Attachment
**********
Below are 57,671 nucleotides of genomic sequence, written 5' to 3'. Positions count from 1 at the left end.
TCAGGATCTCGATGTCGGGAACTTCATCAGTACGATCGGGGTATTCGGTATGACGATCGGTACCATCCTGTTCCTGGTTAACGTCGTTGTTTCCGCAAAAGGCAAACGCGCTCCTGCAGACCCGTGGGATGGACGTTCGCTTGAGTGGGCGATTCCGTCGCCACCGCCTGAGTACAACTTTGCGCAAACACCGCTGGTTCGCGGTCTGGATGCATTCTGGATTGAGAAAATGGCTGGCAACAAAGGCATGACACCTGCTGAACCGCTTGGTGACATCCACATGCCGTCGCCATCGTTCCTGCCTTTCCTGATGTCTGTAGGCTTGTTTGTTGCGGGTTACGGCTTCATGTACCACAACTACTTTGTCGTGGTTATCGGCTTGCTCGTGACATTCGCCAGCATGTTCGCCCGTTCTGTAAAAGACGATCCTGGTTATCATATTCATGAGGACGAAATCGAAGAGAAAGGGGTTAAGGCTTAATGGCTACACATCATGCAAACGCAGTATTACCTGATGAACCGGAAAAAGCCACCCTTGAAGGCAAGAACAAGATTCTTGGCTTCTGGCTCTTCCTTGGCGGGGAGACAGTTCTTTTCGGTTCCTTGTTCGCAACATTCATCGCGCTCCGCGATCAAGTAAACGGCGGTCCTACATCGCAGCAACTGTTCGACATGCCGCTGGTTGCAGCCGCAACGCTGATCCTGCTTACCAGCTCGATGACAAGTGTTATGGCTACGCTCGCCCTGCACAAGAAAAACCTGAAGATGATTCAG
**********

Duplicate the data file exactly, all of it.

Below are 57,671 nucleotides of genomic sequence, written 5' to 3'. Positions count from 1 at the left end.
TCAGGATCTCGATGTCGGGAACTTCATCAGTACGATCGGGGTATTCGGTATGACGATCGGTACCATCCTGTTCCTGGTTAACGTCGTTGTTTCCGCAAAAGGCAAACGCGCTCCTGCAGACCCGTGGGATGGACGTTCGCTTGAGTGGGCGATTCCGTCGCCACCGCCTGAGTACAACTTTGCGCAAACACCGCTGGTTCGCGGTCTGGATGCATTCTGGATTGAGAAAATGGCTGGCAACAAAGGCATGACACCTGCTGAACCGCTTGGTGACATCCACATGCCGTCGCCATCGTTCCTGCCTTTCCTGATGTCTGTAGGCTTGTTTGTTGCGGGTTACGGCTTCATGTACCACAACTACTTTGTCGTGGTTATCGGCTTGCTCGTGACATTCGCCAGCATGTTCGCCCGTTCTGTAAAAGACGATCCTGGTTATCATATTCATGAGGACGAAATCGAAGAGAAAGGGGTTAAGGCTTAATGGCTACACATCATGCAAACGCAGTATTACCTGATGAACCGGAAAAAGCCACCCTTGAAGGCAAGAACAAGATTCTTGGCTTCTGGCTCTTCCTTGGCGGGGAGACAGTTCTTTTCGGTTCCTTGTTCGCAACATTCATCGCGCTCCGCGATCAAGTAAACGGCGGTCCTACATCGCAGCAACTGTTCGACATGCCGCTGGTTGCAGCCGCAACGCTGATCCTGCTTACCAGCTCGATGACAAGTGTTATGGCTACGCTCGCCCTGCACAAGAAAAACCTGAAGATGATTCAG